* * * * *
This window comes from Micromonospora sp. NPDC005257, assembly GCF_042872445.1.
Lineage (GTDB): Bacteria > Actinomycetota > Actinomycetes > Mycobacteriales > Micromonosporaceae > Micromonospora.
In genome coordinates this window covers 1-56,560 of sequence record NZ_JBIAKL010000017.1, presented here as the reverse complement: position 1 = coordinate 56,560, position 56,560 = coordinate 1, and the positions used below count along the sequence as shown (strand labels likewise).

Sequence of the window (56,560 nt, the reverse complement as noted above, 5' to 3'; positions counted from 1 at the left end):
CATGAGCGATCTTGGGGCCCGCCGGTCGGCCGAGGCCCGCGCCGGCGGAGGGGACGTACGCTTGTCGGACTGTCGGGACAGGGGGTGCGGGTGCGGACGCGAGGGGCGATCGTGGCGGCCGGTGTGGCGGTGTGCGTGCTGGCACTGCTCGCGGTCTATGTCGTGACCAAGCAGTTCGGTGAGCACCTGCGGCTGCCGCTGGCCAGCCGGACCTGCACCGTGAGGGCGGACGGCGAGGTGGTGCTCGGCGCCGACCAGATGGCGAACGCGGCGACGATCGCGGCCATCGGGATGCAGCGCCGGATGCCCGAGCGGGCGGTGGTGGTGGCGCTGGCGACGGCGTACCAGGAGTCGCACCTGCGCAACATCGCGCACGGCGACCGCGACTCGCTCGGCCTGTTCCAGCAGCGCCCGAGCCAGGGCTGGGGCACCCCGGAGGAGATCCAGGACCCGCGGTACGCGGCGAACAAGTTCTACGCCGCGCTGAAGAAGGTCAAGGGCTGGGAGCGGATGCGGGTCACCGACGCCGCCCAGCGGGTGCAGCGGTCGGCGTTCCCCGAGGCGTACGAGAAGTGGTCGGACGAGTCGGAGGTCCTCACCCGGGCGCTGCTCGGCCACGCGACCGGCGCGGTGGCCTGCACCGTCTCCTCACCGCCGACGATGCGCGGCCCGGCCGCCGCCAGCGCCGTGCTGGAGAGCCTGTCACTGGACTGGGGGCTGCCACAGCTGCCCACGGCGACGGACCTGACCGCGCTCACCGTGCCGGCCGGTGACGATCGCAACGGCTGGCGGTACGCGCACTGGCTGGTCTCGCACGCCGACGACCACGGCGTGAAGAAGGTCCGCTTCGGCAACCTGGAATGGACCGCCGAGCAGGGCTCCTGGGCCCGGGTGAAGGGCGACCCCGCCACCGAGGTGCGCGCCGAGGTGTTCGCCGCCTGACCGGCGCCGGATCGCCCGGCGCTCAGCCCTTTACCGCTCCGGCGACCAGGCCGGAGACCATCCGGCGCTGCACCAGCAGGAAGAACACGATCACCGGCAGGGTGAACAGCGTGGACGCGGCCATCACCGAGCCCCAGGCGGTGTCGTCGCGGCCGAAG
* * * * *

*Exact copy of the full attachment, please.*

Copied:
This window comes from Micromonospora sp. NPDC005257, assembly GCF_042872445.1.
Lineage (GTDB): Bacteria > Actinomycetota > Actinomycetes > Mycobacteriales > Micromonosporaceae > Micromonospora.
In genome coordinates this window covers 1-56,560 of sequence record NZ_JBIAKL010000017.1, presented here as the reverse complement: position 1 = coordinate 56,560, position 56,560 = coordinate 1, and the positions used below count along the sequence as shown (strand labels likewise).

Sequence of the window (56,560 nt, the reverse complement as noted above, 5' to 3'; positions counted from 1 at the left end):
CATGAGCGATCTTGGGGCCCGCCGGTCGGCCGAGGCCCGCGCCGGCGGAGGGGACGTACGCTTGTCGGACTGTCGGGACAGGGGGTGCGGGTGCGGACGCGAGGGGCGATCGTGGCGGCCGGTGTGGCGGTGTGCGTGCTGGCACTGCTCGCGGTCTATGTCGTGACCAAGCAGTTCGGTGAGCACCTGCGGCTGCCGCTGGCCAGCCGGACCTGCACCGTGAGGGCGGACGGCGAGGTGGTGCTCGGCGCCGACCAGATGGCGAACGCGGCGACGATCGCGGCCATCGGGATGCAGCGCCGGATGCCCGAGCGGGCGGTGGTGGTGGCGCTGGCGACGGCGTACCAGGAGTCGCACCTGCGCAACATCGCGCACGGCGACCGCGACTCGCTCGGCCTGTTCCAGCAGCGCCCGAGCCAGGGCTGGGGCACCCCGGAGGAGATCCAGGACCCGCGGTACGCGGCGAACAAGTTCTACGCCGCGCTGAAGAAGGTCAAGGGCTGGGAGCGGATGCGGGTCACCGACGCCGCCCAGCGGGTGCAGCGGTCGGCGTTCCCCGAGGCGTACGAGAAGTGGTCGGACGAGTCGGAGGTCCTCACCCGGGCGCTGCTCGGCCACGCGACCGGCGCGGTGGCCTGCACCGTCTCCTCACCGCCGACGATGCGCGGCCCGGCCGCCGCCAGCGCCGTGCTGGAGAGCCTGTCACTGGACTGGGGGCTGCCACAGCTGCCCACGGCGACGGACCTGACCGCGCTCACCGTGCCGGCCGGTGACGATCGCAACGGCTGGCGGTACGCGCACTGGCTGGTCTCGCACGCCGACGACCACGGCGTGAAGAAGGTCCGCTTCGGCAACCTGGAATGGACCGCCGAGCAGGGCTCCTGGGCCCGGGTGAAGGGCGACCCCGCCACCGAGGTGCGCGCCGAGGTGTTCGCCGCCTGACCGGCGCCGGATCGCCCGGCGCTCAGCCCTTTACCGCTCCGGCGACCAGGCCGGAGACCATCCGGCGCTGCACCAGCAGGAAGAACACGATCACCGGCAGGGTGAACAGCGTGGACGCGGCCATCACCGAGCCCCAGGCGGTGTCGTCGCGGCCGAAG